The Bay is still far from being a healthy body of water. Just consider the state’s warning against eating striped bass and shark from the Bay or more than two meals per month of any Bay-caught fish. Toxic chemicals from industry and agriculture are still dumped into the Bay—some legally, some not—at alarming rates. Fresh water from the mountains that could help flush out pollutants and provide improved habitat for fish is siphoned off to feed the demands of agriculture and urban users. Decades of overexploitation of native species and the introduction of nonnative exotics have altered the whole biotic community of the Bay, perhaps irrevocably. So the question arises: What kind of Bay is being saved? What constitutes a healthy Bay? How can Bay Area residents understand all the factors that are impacting the Bay—including what we do in their daily lives—and figure out what is helping and what is hurting? Can the Bay ever be a vibrant integrated ecosystem again?
The good news is that an impressive array of scientists and organizations and agencies is now looking at these questions and collecting the data necessary to answer them. The San Francisco Estuary Institute develops the Regional Monitoring Program to assess the presence of pollutants in the Bay. The California Academy of Sciences collects invertebrates to develop a comprehensive database of Bay fauna. The Point Reyes and the San Francisco Bay Bird Observatories chronicle how birds use wetland and salt pond habitats. The U.S. Geological Survey and the U.S. Fish and Wildlife Service study the effects of contaminants on organisms, including endangered species. The bad news is that the challenges are enormous, funding is tight, and time is precious. However, based on what scientists have learned so far, it is possible to identify the fundamental areas of concern and sketch out the primary challenges in each:
Habitat Loss: The recent purchase of 16,500 acres of former Cargill Corporation salt ponds—and 15,000 acres elsewhere around the Bay in the past four years—marks the halfway point towards the goal of reversing decades of habitat loss and bringing back 60,000 acres of tidal marsh. But the science of restoration is in its infancy and figuring out what works and what doesn’t will take immense quantities of research, dollars, and patience.
Pollution: Excessive levels of several toxic chemicals, including mercury, PCBs, DDT and other pesticides, impair the Bay’s water quality. These long-lived pollutants, which can damage the nervous systems of humans and wildlife, have contaminated fish and birds. Mercury continues to flow to the Bay from mercury mine leakage and debris in the watersheds. PCBs are known to persist in the environment for many decades, and a whole new class of chemicals, PBDEs, is being registered in rising amounts.
Freshwater Flow: The Bay is getting on average only 60 percent of its original freshwater flows from the Delta, and studies show that both abundance and diversity of native fish populations are declining as a result. Political realities say that the Bay will never see that level of fresh water again. But given those political constraints, what level of flow, at which times of year, would be required to sustain healthy populations of the remaining native fish of the estuary, such as salmon, steelhead, smelt, sturgeon, and herring?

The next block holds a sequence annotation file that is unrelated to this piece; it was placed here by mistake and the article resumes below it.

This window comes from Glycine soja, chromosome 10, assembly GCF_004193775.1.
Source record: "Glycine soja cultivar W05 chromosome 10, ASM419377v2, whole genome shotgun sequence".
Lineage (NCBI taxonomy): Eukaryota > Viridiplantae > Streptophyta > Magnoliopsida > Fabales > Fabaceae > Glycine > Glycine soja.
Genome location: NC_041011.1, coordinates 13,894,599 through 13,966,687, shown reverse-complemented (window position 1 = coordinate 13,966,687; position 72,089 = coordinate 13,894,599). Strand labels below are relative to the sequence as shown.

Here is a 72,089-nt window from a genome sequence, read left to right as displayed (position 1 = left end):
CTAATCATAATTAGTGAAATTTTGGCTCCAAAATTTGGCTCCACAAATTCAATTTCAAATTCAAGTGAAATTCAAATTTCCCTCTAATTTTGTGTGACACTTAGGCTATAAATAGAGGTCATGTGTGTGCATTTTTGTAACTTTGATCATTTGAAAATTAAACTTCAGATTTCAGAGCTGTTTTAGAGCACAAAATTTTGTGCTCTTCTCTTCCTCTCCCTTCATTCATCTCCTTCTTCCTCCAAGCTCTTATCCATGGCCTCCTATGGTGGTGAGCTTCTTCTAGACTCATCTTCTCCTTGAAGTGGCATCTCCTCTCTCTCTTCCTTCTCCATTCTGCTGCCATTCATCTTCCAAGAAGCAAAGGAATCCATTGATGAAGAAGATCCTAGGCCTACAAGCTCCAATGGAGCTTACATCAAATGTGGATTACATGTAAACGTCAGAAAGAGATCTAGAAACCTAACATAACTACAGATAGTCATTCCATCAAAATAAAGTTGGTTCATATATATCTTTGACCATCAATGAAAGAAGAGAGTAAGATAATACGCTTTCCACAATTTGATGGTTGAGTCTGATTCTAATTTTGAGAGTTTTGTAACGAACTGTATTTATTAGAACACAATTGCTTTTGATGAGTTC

Invasive species: Exotic organisms keep entering the Bay, while existing ones have already changed the Bay profoundly, transforming its wetlands and biotic systems. Continuing research into different methods of controlling these species is critical to the survival of the native bay ecosystem.
- The diminutive Delta smelt has changed the way water in the Delta is managed. Photo by Barrie Rokeach.
Those who work to restore native species, preserve wetlands, enhance water flows, and curb pollution look beyond the current state of the Bay as they ponder these questions. They dream of a place where people can once again look up at a sky thick with geese, herons, curlews, and sandpipers, and down into a Bay flush with fish that can be eaten safely by humans and seals alike. Sea otters will crack shellfish in the central Bay, while beavers and river otters abound in the channels. Chinook salmon will again gather en masse outside the Golden Gate, awaiting the rush of fresh cold waters to return home to spawn.
Is it a dream? Sam Luoma, a senior research hydrologist with the U.S. Geological Survey currently in London studying international scientific approaches to environmental pollution under a Fulbright Distinguished Scholar Award, was the first lead scientist for the CALFED Bay-Delta Program. He doesn’t expect a return to the world of the Ohlone. “But we do know that the environment will respond in positive ways if humans take the right actions,” he says. “How much restoration of ecosystem processes and threatened species is possible? The best approach, in my view, is to first reverse the trajectory toward an ever-worsening environment.” The next step, he says, is to see how the environment responds: “The earth’s ecosystems evolved through ever-changing forms over billions of years. With time, ongoing investment, and persistent dedication to sustaining a diversity of life, we might be surprised by what Mother Nature will deliver back to us.”